To determine whether changes in nutritional status in the first week after acute ischemic stroke and undernutrition predicts poor clinical outcomes.
Prospective observational study.
Tertiary university hospital.
We included 131 acute ischemic stroke patients who underwent nutritional assessments within 24 hours and at 1 week after symptom onset.
Main Outcome Measures
Undernutrition was diagnosed when 1 or more of the following 5 parameters were present: (1) weight loss 10% or more during the past 3 months or 6% or more during the week after admission, (2) a weight index less than 80%, (3) a serum albumin level less than 3.0 g/dL, (4) a transferrin level less than 150 mg/dL, or (5) a prealbumin level less than 10 mg/dL. We assessed poststroke complications and 3-month outcome using modified Rankin Scale responder analysis.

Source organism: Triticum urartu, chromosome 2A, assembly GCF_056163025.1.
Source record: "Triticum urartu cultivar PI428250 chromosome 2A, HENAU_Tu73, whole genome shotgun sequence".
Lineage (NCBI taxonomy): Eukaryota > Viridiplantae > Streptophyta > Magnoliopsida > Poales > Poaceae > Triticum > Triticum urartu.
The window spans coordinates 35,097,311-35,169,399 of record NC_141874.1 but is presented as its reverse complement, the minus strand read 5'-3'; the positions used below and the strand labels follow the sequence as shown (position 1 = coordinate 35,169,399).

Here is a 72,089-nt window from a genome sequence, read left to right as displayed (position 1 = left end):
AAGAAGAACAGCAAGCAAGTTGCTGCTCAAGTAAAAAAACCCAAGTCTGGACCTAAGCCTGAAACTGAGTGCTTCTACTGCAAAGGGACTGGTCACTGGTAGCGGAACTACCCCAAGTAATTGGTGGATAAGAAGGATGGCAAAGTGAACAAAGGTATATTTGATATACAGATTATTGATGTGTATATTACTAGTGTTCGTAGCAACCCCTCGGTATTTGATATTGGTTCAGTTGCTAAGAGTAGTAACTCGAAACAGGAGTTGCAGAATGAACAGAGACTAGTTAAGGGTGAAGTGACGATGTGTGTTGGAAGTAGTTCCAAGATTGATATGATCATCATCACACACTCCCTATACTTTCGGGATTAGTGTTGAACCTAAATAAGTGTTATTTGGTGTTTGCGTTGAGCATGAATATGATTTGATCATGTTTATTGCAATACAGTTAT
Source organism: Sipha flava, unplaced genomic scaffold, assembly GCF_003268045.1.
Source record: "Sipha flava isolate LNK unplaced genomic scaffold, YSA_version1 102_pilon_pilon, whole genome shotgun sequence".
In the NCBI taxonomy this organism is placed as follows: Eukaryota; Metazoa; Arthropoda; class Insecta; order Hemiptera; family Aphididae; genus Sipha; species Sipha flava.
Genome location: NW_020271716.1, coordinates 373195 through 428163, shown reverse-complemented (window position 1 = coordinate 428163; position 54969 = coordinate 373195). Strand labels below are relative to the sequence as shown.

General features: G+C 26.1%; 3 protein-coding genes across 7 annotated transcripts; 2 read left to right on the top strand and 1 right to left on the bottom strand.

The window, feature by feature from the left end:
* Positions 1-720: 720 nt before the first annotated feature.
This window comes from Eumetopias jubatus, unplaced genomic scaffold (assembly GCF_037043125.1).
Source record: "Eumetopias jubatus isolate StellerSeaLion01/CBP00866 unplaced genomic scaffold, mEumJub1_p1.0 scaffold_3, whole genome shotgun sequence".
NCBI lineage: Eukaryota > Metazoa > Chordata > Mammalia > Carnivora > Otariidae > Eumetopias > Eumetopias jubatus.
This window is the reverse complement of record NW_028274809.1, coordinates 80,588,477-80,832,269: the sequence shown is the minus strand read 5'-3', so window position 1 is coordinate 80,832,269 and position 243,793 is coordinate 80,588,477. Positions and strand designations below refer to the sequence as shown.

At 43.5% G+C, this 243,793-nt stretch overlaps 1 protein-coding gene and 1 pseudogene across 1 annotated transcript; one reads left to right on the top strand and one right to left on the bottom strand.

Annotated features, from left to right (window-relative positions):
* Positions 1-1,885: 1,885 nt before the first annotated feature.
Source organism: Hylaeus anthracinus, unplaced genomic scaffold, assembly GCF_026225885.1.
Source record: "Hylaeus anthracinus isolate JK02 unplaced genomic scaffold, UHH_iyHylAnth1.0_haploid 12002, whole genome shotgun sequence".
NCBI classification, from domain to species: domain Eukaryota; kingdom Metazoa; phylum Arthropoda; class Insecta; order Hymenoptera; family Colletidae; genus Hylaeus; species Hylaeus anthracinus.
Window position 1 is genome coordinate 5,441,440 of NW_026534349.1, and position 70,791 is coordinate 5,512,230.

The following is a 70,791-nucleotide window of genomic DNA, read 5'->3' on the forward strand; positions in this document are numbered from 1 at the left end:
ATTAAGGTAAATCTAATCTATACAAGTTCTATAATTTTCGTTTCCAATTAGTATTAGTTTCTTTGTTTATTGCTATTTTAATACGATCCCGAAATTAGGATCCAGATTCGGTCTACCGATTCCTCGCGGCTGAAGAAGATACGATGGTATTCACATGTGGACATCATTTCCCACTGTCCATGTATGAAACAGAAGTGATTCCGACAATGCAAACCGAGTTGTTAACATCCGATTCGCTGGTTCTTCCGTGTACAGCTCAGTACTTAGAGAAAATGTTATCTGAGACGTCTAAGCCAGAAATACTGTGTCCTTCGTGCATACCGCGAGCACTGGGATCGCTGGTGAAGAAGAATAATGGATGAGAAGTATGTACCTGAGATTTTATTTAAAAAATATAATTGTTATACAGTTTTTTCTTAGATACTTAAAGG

Of 131 patients included in this study, undernutrition was observed in 16 (12.2%) patients at admission and in 26 (19.8%) at 1 week. Multiple logistic regression analysis showed that baseline undernutrition independently predicted 1-week undernutrition (odds ratio [OR], 14.85; 95% confidence interval [CI], 3.52-62.76; P < .001) and poststroke complications (OR, 6.72; 95% CI, 1.09-41.56; P = .04), and that 1-week undernutrition (OR, 4.49; 95% CI, 1.07-18.94; P = .04) and 1-week National Institutes of Health Stroke Scale score (OR, 1.76; 95% CI, 1.31-2.37; P < .001) independently predicted poor 3-month outcomes.
These findings suggest that acute ischemic stroke patients with baseline undernutrition are being undernourished during hospitalization. Strategic nutritional support, particularly in patients with baseline undernutrition, may improve clinical outcomes.